Wikwemikong group releases Anishinaabe language app
A new app that introduces people to the Anishinaabe language is now available on Google Play.
The Anishinaabe language incorporates the nuances of the Ojibwe, Odawa and Pottawatami cultures and it is in danger of being lost in the modern generation, says app creator Shane Cooper
The Wikwemikong Heritage Organization hired Cooper to build an app to teach the basics of the Anishinaabe language.
"We're losing our language as it is and, as our fluent speakers pass on to the spirit world, it's our duty to make sure we don't lose that," Cooper said.
Cooper demonstrated how the new app works on CBC Radio's Morning North with Markus Schwabe:
Cooper said he came up with the program after extensive consultation with people who use various dialects and pronunciations in the region. Through the app, users hear individual words and see how they're used in sentences.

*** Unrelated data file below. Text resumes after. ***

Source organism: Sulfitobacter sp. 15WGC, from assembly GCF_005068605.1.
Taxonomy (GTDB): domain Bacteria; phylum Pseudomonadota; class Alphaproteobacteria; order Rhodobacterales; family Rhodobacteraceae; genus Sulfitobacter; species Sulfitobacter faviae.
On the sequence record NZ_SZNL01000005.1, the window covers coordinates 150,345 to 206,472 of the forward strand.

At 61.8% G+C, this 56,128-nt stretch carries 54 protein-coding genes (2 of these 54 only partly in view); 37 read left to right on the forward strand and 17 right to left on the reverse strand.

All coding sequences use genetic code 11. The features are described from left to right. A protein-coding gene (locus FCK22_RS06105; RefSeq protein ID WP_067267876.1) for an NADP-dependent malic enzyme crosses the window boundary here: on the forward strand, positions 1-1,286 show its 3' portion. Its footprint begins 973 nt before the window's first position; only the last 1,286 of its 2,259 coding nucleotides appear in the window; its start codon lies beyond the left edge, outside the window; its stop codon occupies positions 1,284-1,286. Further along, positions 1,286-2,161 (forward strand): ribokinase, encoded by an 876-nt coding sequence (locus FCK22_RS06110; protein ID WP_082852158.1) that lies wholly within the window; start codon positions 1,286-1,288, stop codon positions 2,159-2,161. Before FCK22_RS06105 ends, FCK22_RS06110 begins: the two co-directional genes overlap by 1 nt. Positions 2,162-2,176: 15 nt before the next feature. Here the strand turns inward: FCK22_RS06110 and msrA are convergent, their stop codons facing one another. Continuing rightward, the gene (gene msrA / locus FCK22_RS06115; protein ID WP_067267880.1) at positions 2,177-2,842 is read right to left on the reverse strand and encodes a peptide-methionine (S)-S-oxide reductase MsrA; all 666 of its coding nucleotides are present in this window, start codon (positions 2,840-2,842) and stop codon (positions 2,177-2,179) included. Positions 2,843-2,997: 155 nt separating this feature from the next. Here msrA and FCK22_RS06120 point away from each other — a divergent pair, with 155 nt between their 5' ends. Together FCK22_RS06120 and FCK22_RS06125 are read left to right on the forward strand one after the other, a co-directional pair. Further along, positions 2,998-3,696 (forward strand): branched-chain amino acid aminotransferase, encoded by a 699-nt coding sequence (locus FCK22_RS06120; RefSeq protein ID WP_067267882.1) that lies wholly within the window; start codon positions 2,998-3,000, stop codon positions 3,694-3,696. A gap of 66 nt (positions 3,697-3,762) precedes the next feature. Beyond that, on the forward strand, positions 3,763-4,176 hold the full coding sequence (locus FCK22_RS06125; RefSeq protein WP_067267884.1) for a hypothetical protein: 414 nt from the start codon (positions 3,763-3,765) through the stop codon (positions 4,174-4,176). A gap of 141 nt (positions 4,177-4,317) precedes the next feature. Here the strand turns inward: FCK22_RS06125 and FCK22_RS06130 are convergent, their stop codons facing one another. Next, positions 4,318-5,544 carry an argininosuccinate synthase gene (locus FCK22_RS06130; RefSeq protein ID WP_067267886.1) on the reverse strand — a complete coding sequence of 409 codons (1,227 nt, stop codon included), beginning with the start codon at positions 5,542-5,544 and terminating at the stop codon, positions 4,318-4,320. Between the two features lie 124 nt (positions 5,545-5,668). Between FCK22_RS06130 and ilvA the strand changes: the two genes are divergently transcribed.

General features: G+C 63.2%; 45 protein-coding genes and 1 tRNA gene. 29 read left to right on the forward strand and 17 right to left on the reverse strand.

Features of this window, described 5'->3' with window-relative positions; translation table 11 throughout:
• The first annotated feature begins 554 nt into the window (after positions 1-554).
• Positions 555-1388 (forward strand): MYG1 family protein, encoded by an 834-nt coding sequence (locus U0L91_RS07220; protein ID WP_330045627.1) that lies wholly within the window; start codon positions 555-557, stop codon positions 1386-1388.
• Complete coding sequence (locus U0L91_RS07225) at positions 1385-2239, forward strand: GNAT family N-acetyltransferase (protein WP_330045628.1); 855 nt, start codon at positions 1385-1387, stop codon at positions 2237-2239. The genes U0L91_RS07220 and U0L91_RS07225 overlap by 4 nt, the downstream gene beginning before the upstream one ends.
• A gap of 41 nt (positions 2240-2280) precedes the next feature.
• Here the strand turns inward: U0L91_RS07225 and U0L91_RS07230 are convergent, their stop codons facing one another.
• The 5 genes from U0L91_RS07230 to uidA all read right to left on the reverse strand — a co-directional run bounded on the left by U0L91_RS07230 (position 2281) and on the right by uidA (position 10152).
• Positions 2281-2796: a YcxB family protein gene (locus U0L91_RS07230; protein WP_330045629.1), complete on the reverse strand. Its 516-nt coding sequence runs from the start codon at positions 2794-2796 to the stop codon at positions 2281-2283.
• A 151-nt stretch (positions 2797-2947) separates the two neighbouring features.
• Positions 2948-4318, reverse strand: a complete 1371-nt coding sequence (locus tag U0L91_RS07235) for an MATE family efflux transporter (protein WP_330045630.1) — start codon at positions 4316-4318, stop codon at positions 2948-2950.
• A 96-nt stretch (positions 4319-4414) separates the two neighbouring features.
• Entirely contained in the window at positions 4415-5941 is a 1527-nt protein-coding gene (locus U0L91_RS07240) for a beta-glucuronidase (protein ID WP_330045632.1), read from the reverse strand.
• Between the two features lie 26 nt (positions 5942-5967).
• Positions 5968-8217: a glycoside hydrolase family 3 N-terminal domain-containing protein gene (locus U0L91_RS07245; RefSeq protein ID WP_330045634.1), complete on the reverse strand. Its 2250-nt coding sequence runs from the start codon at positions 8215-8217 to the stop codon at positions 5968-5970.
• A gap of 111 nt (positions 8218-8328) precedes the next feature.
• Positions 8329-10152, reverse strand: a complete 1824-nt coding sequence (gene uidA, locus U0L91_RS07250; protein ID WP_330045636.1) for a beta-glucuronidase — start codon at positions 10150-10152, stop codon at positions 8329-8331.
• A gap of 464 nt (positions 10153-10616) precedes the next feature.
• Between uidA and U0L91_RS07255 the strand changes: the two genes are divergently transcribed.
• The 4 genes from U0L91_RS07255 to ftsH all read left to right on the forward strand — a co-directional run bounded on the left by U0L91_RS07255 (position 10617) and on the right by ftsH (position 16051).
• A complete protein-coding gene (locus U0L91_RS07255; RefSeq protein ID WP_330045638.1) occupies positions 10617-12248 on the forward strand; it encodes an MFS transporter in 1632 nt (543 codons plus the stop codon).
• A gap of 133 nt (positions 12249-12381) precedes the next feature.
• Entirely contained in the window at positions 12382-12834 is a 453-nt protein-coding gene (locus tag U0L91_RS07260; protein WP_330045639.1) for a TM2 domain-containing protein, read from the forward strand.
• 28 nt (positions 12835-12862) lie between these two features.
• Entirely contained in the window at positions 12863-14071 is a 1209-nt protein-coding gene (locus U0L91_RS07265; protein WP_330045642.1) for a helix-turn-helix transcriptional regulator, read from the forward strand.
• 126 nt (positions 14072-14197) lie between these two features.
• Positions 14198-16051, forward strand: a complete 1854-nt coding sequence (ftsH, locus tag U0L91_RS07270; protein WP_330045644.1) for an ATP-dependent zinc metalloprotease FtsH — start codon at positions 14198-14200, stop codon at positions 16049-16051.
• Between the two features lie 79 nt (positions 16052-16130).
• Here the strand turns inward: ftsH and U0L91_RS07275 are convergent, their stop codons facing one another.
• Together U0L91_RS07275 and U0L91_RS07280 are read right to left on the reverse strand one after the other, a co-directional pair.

Only 40 per cent of the people of Wikwemikong, located on the eastern end of Manitoulin Island in northern Ontario, speak the Anishinnaabe language, Cooper said.
It is hoped the app will interest younger people to re-connect with their language.
"You grow up, your mother's speaking the language, your father's speaking the language, your grandfather's speaking the language, and then, when it's time to leave the nest, you are pretty much on your own," he said.
"Then when you leave the home, you are pretty much losing the language because you don't hear it every day as much as you used to."
Wikwemikong resident Bruce McComber, 29, attends university in nearby Sudbury.
He said his entire family speaks the language. But he, like many of his generation, does not.
"I have noticed that some of my friends from Wikwemikong and elsewhere have been downloading the app and talking about it, so it certainly has created a buzz among people of my age range," McComber said.
The app was launched on Google Play.